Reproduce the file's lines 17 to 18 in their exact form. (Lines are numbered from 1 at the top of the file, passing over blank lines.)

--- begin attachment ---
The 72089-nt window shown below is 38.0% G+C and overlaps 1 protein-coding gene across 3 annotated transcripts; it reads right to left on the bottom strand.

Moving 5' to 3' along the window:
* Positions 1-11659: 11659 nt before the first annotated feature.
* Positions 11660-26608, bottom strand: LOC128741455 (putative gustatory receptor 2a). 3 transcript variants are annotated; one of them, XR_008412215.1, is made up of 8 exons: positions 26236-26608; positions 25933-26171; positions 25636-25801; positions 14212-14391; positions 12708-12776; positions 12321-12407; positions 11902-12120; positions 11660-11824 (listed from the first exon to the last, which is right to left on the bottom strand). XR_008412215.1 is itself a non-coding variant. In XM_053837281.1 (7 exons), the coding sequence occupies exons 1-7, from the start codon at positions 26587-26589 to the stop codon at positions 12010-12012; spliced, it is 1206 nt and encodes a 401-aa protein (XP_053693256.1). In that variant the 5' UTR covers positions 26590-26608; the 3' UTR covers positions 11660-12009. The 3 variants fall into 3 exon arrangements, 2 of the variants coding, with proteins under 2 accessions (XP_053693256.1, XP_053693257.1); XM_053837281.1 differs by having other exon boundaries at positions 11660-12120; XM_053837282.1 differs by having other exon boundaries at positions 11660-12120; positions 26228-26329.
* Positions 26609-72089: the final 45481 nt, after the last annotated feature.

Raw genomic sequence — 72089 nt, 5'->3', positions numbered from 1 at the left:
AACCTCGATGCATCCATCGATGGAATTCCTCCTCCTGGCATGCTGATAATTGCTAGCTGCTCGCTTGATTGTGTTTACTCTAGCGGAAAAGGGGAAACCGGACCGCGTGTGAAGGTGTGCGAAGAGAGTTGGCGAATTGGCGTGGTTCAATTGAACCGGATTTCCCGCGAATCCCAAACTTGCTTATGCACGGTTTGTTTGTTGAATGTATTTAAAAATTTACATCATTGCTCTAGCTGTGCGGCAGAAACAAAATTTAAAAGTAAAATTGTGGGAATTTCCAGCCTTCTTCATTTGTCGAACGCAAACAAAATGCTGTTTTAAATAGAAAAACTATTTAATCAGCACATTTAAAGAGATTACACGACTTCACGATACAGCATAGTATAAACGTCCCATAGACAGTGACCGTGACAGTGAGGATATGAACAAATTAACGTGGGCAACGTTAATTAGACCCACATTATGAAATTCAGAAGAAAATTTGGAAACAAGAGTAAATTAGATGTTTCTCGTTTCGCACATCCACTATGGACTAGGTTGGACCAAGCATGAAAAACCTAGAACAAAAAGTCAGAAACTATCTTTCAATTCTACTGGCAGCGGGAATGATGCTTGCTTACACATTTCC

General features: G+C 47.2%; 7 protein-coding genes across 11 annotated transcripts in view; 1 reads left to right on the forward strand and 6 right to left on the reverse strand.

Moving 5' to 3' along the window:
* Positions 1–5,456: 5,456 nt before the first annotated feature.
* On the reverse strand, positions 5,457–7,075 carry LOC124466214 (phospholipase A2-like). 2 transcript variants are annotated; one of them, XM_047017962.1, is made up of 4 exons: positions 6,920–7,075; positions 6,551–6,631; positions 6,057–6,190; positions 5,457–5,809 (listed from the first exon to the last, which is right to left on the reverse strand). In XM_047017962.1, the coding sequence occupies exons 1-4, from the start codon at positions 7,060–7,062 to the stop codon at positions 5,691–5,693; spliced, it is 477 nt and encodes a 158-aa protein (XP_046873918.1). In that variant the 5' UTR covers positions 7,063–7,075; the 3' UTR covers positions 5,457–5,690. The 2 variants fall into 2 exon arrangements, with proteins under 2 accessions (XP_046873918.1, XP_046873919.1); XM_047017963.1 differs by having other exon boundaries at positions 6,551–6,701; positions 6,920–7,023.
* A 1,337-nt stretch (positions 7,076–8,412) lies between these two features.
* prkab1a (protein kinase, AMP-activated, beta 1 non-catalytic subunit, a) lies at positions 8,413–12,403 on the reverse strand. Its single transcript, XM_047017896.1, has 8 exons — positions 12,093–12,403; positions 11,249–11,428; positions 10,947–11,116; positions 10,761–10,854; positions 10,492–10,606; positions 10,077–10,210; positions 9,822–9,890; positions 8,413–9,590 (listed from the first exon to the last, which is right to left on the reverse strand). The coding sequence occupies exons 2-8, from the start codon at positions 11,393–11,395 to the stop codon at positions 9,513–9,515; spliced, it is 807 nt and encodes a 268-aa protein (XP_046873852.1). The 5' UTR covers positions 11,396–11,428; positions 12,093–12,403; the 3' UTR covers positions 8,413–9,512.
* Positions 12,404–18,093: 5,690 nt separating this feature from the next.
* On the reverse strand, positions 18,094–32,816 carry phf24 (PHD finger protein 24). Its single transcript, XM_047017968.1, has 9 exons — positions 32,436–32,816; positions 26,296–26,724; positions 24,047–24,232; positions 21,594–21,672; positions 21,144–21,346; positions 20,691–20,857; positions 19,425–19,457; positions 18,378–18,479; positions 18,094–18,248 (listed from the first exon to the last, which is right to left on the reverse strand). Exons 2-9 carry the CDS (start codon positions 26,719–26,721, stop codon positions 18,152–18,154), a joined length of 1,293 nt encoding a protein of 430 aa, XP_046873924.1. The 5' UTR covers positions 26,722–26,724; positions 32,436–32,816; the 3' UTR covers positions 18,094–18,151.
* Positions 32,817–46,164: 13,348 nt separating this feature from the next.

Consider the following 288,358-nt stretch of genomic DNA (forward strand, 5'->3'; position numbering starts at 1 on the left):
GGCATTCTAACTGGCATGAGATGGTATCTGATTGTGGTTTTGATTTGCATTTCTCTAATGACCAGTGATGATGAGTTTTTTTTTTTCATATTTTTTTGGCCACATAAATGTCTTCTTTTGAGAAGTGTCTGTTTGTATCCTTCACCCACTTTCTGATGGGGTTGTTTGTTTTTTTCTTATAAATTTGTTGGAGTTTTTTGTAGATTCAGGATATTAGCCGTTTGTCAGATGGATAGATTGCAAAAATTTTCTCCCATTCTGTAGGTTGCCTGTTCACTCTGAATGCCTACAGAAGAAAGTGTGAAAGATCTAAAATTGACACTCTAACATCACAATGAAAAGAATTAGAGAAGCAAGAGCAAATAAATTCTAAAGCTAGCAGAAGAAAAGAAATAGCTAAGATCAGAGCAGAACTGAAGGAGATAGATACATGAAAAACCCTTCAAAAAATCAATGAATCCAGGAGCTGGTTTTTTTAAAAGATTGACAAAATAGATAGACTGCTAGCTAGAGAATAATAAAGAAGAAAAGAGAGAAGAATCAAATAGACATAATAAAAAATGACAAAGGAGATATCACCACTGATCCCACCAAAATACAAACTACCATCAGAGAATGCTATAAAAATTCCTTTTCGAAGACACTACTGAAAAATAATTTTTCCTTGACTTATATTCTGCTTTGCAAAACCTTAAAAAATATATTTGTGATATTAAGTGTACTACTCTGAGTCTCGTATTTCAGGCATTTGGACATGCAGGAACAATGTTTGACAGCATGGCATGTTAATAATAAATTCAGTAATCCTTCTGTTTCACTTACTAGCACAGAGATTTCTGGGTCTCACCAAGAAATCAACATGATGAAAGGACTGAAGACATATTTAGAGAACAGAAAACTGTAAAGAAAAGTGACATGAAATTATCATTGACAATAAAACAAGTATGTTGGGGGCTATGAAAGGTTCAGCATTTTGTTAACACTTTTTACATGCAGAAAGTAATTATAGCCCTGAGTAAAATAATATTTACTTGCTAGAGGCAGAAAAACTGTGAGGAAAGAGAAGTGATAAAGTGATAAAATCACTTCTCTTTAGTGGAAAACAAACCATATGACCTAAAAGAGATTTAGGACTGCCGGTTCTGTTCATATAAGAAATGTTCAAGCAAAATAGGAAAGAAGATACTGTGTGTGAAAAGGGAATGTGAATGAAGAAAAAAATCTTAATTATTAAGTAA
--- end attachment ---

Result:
Consider the following 288,358-nt stretch of genomic DNA (forward strand, 5'->3'; position numbering starts at 1 on the left):
GGCATTCTAACTGGCATGAGATGGTATCTGATTGTGGTTTTGATTTGCATTTCTCTAATGACCAGTGATGATGAGTTTTTTTTTTTCATATTTTTTTGGCCACATAAATGTCTTCTTTTGAGAAGTGTCTGTTTGTATCCTTCACCCACTTTCTGATGGGGTTGTTTGTTTTTTTCTTATAAATTTGTTGGAGTTTTTTGTAGATTCAGGATATTAGCCGTTTGTCAGATGGATAGATTGCAAAAATTTTCTCCCATTCTGTAGGTTGCCTGTTCACTCTGAATGCCTACAGAAGAAAGTGTGAAAGATCTAAAATTGACACTCTAACATCACAATGAAAAGAATTAGAGAAGCAAGAGCAAATAAATTCTAAAGCTAGCAGAAGAAAAGAAATAGCTAAGATCAGAGCAGAACTGAAGGAGATAGATACATGAAAAACCCTTCAAAAAATCAATGAATCCAGGAGCTGGTTTTTTTAAAAGATTGACAAAATAGATAGACTGCTAGCTAGAGAATAATAAAGAAGAAAAGAGAGAAGAATCAAATAGACATAATAAAAAATGACAAAGGAGATATCACCACTGATCCCACCAAAATACAAACTACCATCAGAGAATGCTATAAAAATTCCTTTTCGAAGACACTACTGAAAAATAATTTTTCCTTGACTTATATTCTGCTTTGCAAAACCTTAAAAAATATATTTGTGATATTAAGTGTACTACTCTGAGTCTCGTATTTCAGGCATTTGGACATGCAGGAACAATGTTTGACAGCATGGCATGTTAATAATAAATTCAGTAATCCTTCTGTTTCACTTACTAGCACAGAGATTTCTGGGTCTCACCAAGAAATCAACATGATGAAAGGACTGAAGACATATTTAGAGAACAGAAAACTGTAAAGAAAAGTGACATGAAATTATCATTGACAATAAAACAAGTATGTTGGGGGCTATGAAAGGTTCAGCATTTTGTTAACACTTTTTACATGCAGAAAGTAATTATAGCCCTGAGTAAAATAATATTTACTTGCTAGAGGCAGAAAAACTGTGAGGAAAGAGAAGTGATAAAGTGATAAAATCACTTCTCTTTAGTGGAAAACAAACCATATGACCTAAAAGAGATTTAGGACTGCCGGTTCTGTTCATATAAGAAATGTTCAAGCAAAATAGGAAAGAAGATACTGTGTGTGAAAAGGGAATGTGAATGAAGAAAAAAATCTTAATTATTAAGTAA